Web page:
In a season that had already seen 12 different winners in the first 19 races, the NASCAR Sprint Cup Series got the second half of its 2011 season under way today at New Hampshire Motor Speedway with another first-time 2011 winner.
Ryan Newman, driving for Tony Stewart's Stewart-Haas Racing team, became the second driver this season to win from the pole in the Sprint Cup Series, and the second in consecutive weeks, in capturing his first victory of the year and 15th Cup win of his 12-year NASCAR career in the Lenox Industrial Tools 301 in Loudon, N.H. It also broke a 47-race winless streak for Newman. His last win was in April 2010 in Phoenix. Newman led six times for 119 laps in today's race.
Teammate Stewart crossed the finish line right behind Newman to make it a clean sweep for the Stewart-Haas duo. The second-place finish tied Stewart's best of the season. He also ran second at Las Vegas early in the year. Denny Hamlin of Joe Gibbs Racing came in third, followed by teammate Joey Logano and Jimmie Johnson, the five-time defending Sprint Cup champion captured fifth. Kasey Kahne, Boby Labonte. Martin Truex Jr., Marcos Ambrose and Kurt Busch completed the top-ten finishers. Busch has finished 14th or better in each of his past nine races.
The other Busch brother, Kyle, encountered a really rough day at New Hampshire. The points leader in the race for the Chase coming into Sunday's race started out the race midway back in the pack, in 19th position in the starting lineup, and it only got worse from there. The younger of the two Busch brothers glanced off the wall on lap nine, but saved the car and was able to get back on the track.
The driver of the No. 18 Toyota for Joe Gibbs wasn't as fortunate in his second encounter with the wall. Busch suffered a cut right front tire that caused him to slam into the Turn 2 barrier on lap 59, bringing out the second caution flag of the afternoon. The crash sent his car to the garage and put a huge damper on his day only a fifth of the way through. Not only did he lose his car for most of the race, but also his points lead, dropping back to fifth after a 36th place finish at New Hampshire.
After extensive repair work and major lost time, the No. 18 car did return to the racetrack on lap 134 and was 77 laps down to the leaders at the finish.
"Blew a bead," Busch said in describing his lap 59 incident to reporters afterward. His comment referred to the edge of the tire that sits on the wheel. "We came back and got four (tires, after his first collision with the wall early in the race) just to make sure we got all the changes we wanted to. Working our way up through there. Just blew a bead, I guess, transferring to much brake heat through the wheel," he went on to say.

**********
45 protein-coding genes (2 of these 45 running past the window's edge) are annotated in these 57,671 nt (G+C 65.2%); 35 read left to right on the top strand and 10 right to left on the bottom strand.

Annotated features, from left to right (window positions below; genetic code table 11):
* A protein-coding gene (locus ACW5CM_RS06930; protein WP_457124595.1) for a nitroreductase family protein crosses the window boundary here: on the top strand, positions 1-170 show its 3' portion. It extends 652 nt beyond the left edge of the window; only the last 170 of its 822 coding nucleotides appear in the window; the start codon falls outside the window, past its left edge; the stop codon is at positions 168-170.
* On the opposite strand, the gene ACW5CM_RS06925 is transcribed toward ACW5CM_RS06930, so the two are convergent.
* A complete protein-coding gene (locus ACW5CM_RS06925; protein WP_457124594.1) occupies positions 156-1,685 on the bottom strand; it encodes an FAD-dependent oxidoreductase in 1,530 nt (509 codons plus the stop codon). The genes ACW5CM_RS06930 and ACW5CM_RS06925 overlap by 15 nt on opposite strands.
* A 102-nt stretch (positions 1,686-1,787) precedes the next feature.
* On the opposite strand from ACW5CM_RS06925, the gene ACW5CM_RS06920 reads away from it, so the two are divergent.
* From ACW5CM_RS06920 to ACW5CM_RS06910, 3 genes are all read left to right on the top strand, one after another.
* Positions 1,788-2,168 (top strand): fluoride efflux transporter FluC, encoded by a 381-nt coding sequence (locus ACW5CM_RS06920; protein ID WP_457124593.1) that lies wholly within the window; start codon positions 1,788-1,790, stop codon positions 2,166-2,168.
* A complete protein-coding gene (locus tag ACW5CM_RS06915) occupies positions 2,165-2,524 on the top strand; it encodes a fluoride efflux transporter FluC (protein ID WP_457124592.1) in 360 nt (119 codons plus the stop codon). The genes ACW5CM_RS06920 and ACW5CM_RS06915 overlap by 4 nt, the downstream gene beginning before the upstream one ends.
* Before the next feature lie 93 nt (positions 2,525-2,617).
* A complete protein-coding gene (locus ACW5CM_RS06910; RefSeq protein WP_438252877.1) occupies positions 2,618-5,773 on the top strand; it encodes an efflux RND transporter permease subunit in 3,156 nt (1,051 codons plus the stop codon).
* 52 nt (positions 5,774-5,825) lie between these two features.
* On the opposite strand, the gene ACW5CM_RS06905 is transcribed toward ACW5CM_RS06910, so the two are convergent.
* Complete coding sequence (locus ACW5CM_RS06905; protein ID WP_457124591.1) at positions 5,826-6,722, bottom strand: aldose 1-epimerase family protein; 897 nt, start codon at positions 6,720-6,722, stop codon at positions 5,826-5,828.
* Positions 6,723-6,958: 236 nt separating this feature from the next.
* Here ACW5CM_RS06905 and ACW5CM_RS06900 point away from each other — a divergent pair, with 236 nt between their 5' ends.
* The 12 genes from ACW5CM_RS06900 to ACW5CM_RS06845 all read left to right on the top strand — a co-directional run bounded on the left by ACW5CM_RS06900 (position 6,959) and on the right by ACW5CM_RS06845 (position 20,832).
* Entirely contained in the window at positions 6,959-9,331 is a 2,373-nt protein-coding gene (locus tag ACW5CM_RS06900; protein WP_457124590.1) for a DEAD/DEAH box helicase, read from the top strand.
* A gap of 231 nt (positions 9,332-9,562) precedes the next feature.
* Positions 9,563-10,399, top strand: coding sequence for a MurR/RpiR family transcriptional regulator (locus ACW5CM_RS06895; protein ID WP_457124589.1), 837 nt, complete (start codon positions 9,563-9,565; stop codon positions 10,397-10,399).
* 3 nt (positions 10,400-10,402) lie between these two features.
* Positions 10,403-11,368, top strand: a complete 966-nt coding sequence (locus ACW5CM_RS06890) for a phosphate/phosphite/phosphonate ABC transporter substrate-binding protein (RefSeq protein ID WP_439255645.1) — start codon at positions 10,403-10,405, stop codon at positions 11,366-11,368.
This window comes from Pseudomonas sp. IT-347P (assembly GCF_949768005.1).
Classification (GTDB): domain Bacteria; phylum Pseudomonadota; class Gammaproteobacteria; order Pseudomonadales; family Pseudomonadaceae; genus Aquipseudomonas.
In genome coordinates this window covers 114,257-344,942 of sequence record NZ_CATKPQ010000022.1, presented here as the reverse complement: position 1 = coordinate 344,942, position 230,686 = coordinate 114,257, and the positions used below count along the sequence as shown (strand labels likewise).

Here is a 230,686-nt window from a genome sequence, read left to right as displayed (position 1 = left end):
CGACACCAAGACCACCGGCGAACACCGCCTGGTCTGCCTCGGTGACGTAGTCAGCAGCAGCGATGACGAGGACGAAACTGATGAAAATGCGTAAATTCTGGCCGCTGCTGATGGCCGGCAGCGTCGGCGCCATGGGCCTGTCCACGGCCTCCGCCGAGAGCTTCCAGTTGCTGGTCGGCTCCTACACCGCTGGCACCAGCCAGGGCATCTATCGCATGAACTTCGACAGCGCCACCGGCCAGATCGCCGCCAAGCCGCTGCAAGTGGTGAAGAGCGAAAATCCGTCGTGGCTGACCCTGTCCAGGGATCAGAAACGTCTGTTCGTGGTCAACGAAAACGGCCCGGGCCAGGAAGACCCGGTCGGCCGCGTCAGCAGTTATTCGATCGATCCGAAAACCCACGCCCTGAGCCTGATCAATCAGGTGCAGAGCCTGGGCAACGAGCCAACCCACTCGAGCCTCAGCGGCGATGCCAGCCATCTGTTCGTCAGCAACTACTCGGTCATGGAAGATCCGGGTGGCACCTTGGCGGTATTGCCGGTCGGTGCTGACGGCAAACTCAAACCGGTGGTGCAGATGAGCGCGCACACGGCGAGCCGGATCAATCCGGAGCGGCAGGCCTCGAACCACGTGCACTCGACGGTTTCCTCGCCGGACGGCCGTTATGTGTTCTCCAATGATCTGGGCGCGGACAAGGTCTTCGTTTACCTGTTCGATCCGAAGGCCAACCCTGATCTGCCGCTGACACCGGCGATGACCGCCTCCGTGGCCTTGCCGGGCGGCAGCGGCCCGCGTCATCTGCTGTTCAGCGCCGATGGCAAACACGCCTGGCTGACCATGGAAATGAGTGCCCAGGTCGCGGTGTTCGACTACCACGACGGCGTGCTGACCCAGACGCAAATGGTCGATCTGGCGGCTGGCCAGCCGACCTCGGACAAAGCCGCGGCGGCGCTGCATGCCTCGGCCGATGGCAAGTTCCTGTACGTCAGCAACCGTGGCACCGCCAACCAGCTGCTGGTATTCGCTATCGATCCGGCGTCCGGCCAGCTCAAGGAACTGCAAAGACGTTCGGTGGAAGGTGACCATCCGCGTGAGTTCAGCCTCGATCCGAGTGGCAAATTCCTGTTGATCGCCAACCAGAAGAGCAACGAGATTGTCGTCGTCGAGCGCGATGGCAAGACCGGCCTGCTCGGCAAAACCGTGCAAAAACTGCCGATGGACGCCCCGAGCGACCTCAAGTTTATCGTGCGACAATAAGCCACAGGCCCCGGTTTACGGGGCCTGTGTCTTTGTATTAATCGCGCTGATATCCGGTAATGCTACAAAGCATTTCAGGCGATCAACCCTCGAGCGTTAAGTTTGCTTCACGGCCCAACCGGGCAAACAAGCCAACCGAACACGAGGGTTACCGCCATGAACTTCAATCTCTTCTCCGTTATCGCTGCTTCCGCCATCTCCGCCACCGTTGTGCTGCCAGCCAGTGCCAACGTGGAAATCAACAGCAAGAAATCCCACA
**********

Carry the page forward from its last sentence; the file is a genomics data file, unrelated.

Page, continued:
While Newman and Stewart were having their best day of the season in race No. 20 on the 36-race 2011 Sprint Cup schedule, Carl Edwards, who lives 100 miles east of Kansas city in Columbia, Mo., may have been the biggest beneficiary of the New Hampshire race. Because of Kyle Busch's misfortune on Sunday, Edwards was able to regain his points lead, but only narrowly over Johnson, who moved up three places from fifth and trails Edwards by just seven points. Kurt Busch is currently in third, 11 points back of Edwards, and Kevin Harvick is in fourth, just ahead of Kurt's younger brother, last week's points leader.
Edwards finished 13th at New Hampshire, only the sixth time all year the No. 99 Roush-Fenway Ford has finished outside of the top ten. Ten of his 13 top-ten finishes have been in the top five. The Kansas City area's other NASCAR driver, Clint Bowyer from Emporia, Kan., was 17th after starting in the 12th position. Bowyer, with three top-fives and eight top-ten finishes this season remained in the 12th and final qualifying position for the season-ending Chase for the Cup.
The only other driver to win from the pole in Cup racing this year was Kyle Busch a week ago at Kentucky.
New Hampshire Motor Speedway was the site of Newman's first Sprint Cup win in 2002. The 33-year-old driver of the No. 39 Stewart-Haas Chevrolet started Sunday's race on the pole, the fifth time he has done so at New Hampshire, right alongside Stewart's No. 14 car, and 301 laps later around the one-mile track, the pair finished in exactly the order in which they started.
With fewer than 50 laps to go, there had been 14 race leaders and 21 lead changes. According to NASCAR officials, the final lead change has taken place with 19 laps or less in 13 of the 19 races in 2011, including six of the past eight races. This wasn't the case at New Hampshire, though, as Newman led for the final 72 laps of the race.
The next Sprint Cup race is two weeks from now when the scene shifts to the historic Indianapolis Motor Speedway for the Brickyard 400.